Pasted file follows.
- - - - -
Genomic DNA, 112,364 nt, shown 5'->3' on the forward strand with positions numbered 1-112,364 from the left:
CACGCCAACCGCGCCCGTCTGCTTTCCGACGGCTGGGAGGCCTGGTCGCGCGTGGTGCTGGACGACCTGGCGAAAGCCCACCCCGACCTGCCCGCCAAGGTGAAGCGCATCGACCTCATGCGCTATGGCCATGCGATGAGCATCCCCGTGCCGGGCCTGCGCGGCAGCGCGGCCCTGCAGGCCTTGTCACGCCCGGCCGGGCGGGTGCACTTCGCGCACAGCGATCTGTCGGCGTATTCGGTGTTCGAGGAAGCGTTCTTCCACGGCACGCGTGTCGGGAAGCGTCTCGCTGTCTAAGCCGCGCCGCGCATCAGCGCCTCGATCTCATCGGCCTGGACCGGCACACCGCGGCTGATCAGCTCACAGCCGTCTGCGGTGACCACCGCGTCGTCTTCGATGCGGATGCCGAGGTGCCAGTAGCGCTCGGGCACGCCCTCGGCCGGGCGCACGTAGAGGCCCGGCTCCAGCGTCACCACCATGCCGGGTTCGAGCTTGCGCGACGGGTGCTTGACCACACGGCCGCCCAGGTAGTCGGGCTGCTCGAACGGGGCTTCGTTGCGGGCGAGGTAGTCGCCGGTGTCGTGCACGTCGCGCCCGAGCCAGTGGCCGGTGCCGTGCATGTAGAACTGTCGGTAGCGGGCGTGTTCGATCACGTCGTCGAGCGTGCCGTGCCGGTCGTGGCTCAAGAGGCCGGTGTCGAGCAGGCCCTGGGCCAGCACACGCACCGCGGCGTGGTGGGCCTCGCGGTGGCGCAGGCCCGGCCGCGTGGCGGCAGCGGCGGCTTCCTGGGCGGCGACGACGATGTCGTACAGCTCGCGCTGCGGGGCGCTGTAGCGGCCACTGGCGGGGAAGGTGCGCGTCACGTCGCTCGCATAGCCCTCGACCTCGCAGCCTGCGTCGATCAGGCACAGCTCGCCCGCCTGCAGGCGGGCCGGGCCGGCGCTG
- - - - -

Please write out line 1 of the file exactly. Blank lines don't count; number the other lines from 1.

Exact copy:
Genomic DNA, 112,364 nt, shown 5'->3' on the forward strand with positions numbered 1-112,364 from the left: